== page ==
Wednesday, May 9, 2012

Spring Minestrone Soup

May is a confusing time for us Mainers. The days fill up with leftover April showers, the smell of fresh-cut grass is in the air, birds begin chattering/bragging up a storm about the beefy worms they are finding, and us Mainers enter the period of spring confusion. We're ready for summer because the last official day of winter has passed. We even try to wear our shorts and bathing suits on 55 degree days, just to convince ourselves that it is, in fact, getting warmer and that summer is right around the corner.
"Maybe if I wear some flip-flops today, or crack the windows, I won't notice it's raining and feels like, well...55 degrees." I have this train of thought daily in the spring, and usually I just get chilled and cranky, and then accept (for at least the rest of the day, and usually start over again the next) that it is still too cold to be summer. But that does mean one neat thing: I can still sneak a comforting, winterish dish into the dinner menu without feeling like it is out of place.

I am an avid follower of the food blog SimplyRecipes. I was searching for spring dishes one rainy afternoon when I came across SR's Spring Minestrone Soup. I thought, "How cool! It's the best of both worlds: springy but still a nice, warm soup." SR's recipes have never failed me, so I set out to make this soup that evening and it was just perfect! I love that it has more unusual vegetables in it than your classic minestrone- artichoke hearts, chickpeas, asparagus...and the best part is, you swirl pesto into it at the end!!!
YES PLEASE, CAN I GET A "SWIRLY PESTO?" I have no idea what that is, But.It.Is EXCITING!

Spring Minestrone Soup
(see SimplyRecipe's original recipe here: Spring Minestrone Soup)
(Serves 4-6)
  • 2 T olive oil
  • 6 green onions, chopped (separate whites and light greens from green tops)
  • 2 lg garlic cloves, minced
  • 1 lb baby potatoes, or Yukon gold potatoes, cut into size you'd prefer in your soup
  • 15 oz diced tomatoes (or make your own! I promise, it's quick!)
  • 2 c. vegetable stock
  • 2 c. chicken stock
  • salt
  • 8 oz artichoke hearts, roughly chopped
  • 15 oz chickpeas (canned and drained)
  • 1 c. peas (fresh or frozen)
  • 8 oz asparagus, cut into 1" pieces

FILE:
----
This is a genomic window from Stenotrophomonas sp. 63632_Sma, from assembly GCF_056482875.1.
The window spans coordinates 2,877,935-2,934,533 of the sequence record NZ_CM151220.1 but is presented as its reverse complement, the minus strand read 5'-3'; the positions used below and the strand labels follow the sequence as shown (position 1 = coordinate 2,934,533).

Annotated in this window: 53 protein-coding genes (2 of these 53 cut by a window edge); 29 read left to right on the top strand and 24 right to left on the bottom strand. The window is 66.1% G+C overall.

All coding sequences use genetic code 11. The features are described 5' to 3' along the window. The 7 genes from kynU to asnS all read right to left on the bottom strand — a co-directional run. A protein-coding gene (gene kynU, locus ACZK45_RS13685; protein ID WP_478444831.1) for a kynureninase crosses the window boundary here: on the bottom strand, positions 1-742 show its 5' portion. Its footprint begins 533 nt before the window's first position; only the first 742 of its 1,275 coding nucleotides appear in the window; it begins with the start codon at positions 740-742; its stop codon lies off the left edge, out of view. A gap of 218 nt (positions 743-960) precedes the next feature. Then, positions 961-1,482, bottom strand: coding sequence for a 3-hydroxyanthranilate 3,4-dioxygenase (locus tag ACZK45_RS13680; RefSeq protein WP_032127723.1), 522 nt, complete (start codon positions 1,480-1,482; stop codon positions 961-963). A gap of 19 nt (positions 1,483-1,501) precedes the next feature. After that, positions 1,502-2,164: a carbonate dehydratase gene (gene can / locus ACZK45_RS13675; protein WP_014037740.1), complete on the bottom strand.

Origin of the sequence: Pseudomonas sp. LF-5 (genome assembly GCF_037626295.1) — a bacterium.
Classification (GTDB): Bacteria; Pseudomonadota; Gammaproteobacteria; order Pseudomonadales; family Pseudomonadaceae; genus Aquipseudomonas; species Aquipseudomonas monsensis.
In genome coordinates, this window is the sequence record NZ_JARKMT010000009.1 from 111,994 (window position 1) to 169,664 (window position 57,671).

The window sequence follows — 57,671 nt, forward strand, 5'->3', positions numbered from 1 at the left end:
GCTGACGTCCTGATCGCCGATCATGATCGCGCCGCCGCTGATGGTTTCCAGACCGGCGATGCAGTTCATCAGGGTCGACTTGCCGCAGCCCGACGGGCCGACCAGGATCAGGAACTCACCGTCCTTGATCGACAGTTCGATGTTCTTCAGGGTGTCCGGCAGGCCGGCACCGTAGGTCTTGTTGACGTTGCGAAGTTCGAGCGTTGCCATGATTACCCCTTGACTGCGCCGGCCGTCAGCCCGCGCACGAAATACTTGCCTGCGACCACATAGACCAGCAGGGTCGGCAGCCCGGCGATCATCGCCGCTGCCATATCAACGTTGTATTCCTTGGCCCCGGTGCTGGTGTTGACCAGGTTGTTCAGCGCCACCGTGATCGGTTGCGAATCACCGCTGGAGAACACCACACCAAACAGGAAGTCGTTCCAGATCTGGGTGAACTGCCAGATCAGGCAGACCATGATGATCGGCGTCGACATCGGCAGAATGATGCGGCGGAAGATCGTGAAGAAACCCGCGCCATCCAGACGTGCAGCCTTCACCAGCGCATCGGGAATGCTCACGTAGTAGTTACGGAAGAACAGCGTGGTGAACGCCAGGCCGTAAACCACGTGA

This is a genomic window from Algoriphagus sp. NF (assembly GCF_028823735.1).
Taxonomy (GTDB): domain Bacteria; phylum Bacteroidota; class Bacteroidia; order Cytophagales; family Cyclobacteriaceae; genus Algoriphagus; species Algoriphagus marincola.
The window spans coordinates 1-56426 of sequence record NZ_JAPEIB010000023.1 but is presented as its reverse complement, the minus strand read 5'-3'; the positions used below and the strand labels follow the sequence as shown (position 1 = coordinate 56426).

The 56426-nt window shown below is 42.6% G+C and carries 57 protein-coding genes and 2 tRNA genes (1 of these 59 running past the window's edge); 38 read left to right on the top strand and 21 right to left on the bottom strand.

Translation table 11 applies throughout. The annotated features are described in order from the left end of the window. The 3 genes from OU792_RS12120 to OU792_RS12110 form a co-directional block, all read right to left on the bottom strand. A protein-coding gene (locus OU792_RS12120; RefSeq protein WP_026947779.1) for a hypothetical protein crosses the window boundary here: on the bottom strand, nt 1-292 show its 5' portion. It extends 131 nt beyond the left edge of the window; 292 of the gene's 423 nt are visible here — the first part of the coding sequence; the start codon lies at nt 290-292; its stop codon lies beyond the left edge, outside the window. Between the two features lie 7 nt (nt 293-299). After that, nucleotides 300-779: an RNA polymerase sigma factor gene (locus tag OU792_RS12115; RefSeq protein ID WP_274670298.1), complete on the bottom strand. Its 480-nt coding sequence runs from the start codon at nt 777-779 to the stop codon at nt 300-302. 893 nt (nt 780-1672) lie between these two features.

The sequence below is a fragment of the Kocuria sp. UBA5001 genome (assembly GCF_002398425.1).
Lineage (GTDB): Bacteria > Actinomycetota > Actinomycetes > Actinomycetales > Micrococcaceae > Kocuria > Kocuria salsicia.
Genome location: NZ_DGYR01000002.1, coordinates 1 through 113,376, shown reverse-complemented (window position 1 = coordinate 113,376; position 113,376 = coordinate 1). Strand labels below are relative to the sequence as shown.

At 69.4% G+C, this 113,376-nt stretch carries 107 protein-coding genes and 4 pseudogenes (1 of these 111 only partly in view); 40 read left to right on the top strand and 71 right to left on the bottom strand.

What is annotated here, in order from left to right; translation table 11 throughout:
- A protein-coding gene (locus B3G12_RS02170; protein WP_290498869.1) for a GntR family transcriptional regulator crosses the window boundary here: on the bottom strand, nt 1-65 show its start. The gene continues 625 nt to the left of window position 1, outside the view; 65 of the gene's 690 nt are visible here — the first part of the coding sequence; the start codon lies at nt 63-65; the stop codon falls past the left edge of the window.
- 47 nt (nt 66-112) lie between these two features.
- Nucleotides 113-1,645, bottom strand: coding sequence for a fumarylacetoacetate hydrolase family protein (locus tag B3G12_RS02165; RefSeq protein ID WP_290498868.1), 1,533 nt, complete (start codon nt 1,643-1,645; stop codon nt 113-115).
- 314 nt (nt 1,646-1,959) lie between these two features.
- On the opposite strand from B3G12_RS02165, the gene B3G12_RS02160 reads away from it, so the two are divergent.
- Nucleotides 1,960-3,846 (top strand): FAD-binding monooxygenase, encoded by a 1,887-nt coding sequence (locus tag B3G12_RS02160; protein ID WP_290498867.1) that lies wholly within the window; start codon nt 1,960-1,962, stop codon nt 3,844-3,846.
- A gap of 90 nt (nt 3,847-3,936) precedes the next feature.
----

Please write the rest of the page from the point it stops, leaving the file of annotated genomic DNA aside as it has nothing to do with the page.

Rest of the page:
• 2 c. greens, sliced into thin ribbons (I have used both Swiss chard and kale, but you could also use dandelion greens, spinach, arugula, etc.)
  • 1/c. pesto (try this recipe!)
  • grated parmesan

In a large pot, heat the oil on medium-high heat. Add the white parts of the green onion and the garlic and sauté for 1 minute.
Add the potatoes, stir to combine and cook 1 minute.

Add the diced tomatoes with their liquid, the vegetable stock and chicken stock. Add salt to taste, bring to a simmer then lower to med-low heat, cover and simmer for 10 minutes.
Add the artichoke hearts, cover and simmer for 5 minutes.

Add the chickpeas and green peas, cover again, and cook 5 minutes more.

Add the asparagus. Cook, uncovered, 2 minutes.
Add the greens and the green parts of the onions. Stir well to combine and cook 1 minute.

Turn off the heat and stir in the pesto.

Top each serving with freshly grated parmesan.
Happy spring cookin'!


  1. Wasn't planning on cooking when i came home from work, but saw this and HAD TO HAVE IT! But i was out of artichokes, asparagus and chicken stock. So i subbed marinated fiddleheads and veggie stock and it was still fantabulous! Thank you for your inspiration on this cold and damp spring evening in Maine. Looking forward to lunch tomorrow...:)

    1. Lara my dear niece,

      Your photography is faboo! I'm drooling all over the keyboard.

      Aunt Susan

      PS Grampie True Spear used to say this to me: "Susan van Dusan, the girl of my choosin, I'll stick to your boosum like glue." Can you imagine your grandfather mentioning your boosum????


    2. Fiddleheads!! What a great idea! :D I'm glad I could "help" with dinner!

    3. Sue- Your comment may be the best comment I have ever seen :) hehehehe

      Delete participates in select affiliate advertising programs, which means that I get a commission if you decide to purchase the product after clicking on the link. But I would not share these items with you without passion behind them. I literally own every single one and I mean it when I say, I pause and stare at them longingly before using them, admiring their beauty, strength, wisdom, and skills.